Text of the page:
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New Class of Compounds Promises to
Revive Failing Hearts

Nitroxyl-releasing drugs seem to strengthen
cardiac contractions, relaxation in conscious dogs

Half a million Americans are diagnosed each year with heart failure, a progressively debilitating condition characterized by the heart's declining ability to pump blood efficiently. The condition causes about 50,000 deaths annually and accounts for 1 million hospitalizations — more than for all forms of cancer combined.

Since the 1980s, nitroglycerin and other medications that release nitric oxide (NO) into the bloodstream have been the usual approach to treating this condition. Though these drugs benefit the ailing heart by improving its ability to relax, they also have a negative flipside: they leave the heart with a diminished capacity for pumping.

Hoping to improve on that formula, researchers at The Johns Hopkins University have developed a new class of NO-based compounds called nitroxyl (HNO) precursors that produce HNO. In early studies, these compounds seem to play a role in protecting the cardiovascular system from further damage during heart failure and in restoring function to organs affected by the debilitating condition. Scientists will announce their results in late August at the American Chemical Society's annual summer meeting, held this year in Philadelphia.

"Our results are preliminary, but very promising," said John P. Toscano (pictured at right), professor in the Chemistry Department in the Krieger School of Arts and Sciences at Johns Hopkins. "Our goal is not only to develop new classes of nitroxyl precursors, but also to figure out the mechanisms by which they seem to affect heart function. This has the potential to lead to alternative treatments for cardiac failure in humans. But we are still in the very early testing stage."

Toscano's research partner, Nazareno Paolocci, assistant professor in the Department of Cardiology at The Johns Hopkins School of Medicine, administered normal, conscious dogs and those with heart failure with a compound called Angeli's salt, which generates HNO. It turned out that this treatment doubled the dogs' hearts' ability to pump and enhanced their ability to relax between contractions — a promising development.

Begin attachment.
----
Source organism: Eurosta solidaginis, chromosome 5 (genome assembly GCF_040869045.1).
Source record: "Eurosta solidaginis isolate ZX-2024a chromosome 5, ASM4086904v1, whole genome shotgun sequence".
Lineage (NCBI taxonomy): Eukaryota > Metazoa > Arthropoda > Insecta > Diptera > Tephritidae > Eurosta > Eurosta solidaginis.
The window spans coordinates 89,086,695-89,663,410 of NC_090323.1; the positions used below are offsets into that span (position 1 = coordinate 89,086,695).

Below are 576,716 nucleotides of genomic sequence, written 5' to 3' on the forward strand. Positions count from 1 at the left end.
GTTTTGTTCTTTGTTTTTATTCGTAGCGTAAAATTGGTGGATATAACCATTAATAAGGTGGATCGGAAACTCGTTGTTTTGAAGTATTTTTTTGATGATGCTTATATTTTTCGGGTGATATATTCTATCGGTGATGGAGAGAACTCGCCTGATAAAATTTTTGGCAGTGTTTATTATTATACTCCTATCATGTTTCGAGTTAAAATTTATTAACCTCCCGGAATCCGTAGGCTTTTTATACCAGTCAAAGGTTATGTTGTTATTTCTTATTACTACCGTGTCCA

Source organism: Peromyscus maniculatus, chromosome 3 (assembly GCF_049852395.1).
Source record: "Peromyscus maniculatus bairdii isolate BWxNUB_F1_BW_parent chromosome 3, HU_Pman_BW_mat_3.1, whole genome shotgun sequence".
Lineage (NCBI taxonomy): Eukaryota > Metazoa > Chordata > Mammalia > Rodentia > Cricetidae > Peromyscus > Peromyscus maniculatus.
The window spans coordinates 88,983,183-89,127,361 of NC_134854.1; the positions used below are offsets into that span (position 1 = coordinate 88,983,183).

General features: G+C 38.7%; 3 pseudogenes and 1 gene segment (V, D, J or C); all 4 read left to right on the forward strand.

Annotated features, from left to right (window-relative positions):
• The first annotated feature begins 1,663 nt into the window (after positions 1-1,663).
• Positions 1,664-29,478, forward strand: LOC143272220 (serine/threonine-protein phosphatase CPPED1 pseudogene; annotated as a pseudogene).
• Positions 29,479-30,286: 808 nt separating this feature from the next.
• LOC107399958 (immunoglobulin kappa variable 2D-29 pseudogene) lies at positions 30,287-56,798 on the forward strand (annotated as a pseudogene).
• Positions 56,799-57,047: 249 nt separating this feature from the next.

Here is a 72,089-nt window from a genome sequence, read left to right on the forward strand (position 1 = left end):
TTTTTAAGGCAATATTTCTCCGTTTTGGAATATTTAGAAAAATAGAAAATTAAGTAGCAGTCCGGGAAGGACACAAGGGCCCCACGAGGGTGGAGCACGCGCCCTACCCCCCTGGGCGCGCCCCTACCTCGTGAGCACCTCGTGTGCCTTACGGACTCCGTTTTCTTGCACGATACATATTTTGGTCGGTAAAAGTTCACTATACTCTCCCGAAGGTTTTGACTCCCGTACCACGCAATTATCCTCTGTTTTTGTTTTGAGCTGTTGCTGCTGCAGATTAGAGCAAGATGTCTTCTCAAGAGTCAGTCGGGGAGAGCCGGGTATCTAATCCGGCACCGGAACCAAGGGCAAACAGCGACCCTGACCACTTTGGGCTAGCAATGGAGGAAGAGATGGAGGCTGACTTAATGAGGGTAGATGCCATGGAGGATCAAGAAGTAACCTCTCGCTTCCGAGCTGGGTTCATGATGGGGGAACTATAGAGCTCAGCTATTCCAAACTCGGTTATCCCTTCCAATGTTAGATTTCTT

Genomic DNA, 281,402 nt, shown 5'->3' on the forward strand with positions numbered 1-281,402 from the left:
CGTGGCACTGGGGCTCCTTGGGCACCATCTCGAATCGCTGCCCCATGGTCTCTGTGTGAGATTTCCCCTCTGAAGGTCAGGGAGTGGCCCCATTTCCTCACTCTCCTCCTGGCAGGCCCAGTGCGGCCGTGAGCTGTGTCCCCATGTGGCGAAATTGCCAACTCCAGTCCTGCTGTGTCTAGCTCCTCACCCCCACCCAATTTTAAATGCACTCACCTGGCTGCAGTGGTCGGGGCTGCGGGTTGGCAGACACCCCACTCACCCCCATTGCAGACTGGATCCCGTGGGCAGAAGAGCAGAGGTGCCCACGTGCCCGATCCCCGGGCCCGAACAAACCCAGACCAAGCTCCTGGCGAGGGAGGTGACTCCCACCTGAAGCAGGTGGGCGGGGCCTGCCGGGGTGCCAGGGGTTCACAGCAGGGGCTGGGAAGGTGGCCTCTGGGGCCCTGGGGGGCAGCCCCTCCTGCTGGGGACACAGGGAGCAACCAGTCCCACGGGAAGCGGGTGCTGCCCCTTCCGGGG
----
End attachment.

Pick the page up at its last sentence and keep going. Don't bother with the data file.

"Our previous work in collaboration with Dr. David A Kass (of Johns Hopkins) and Dr. David A Wink (of the National Cancer Institute) has shown that nitroxyl donors appear to be very good candidates to treat failing hearts that are characterized by pressure overload, poor contractile function and delayed relaxation. Moreover, these compounds can be successfully combined with other drugs used in heart failure patients, namely, beta-blockers," Paolocci said.

Essentially all physiological studies probing the effects of nitroxyl have used Angeli's salt as a donor of that substance, prompting Toscano's team to set to work to develop new sources. New nitroxyl donors not only would confirm that the physiological effects seen with Angeli's salt are truly due to HNO, but they also would help researchers determine if the rate of HNO release had any effect on the resulting physiological response.

"One of the main reactions of nitroxyl is dimerization — that is, the reaction of one HNO molecule with another — which is dependent on the local concentration," Toscano said. "So, compounds that release HNO at faster rates generate higher initial concentrations of it and therefore may result in HNO being consumed by the dimerization reaction, rather than being available to elicit the desired physiologic response."

So far, Toscano's team has cultivated one class of compounds based on the reaction of certain secondary amines with nitric oxide to form compounds called diazeniumdiolates, which traditionally are NO donors, but have been turned into HNO donors by Toscano's team.

Paolocci and his team have tested two of these derivatives — one a pure HNO donor, which behaves similarly to Angeli's salt and one a pure NO donor, which behaves analogously to standard NO donors — on dogs to assess their cardiovascular action.

"We're very optimistic with what we have seen so far," Toscano said. "This looks promising. We know that NO is an important biological molecule, and we are just beginning to learn that HNO may, in potentially very different ways, be just as important."

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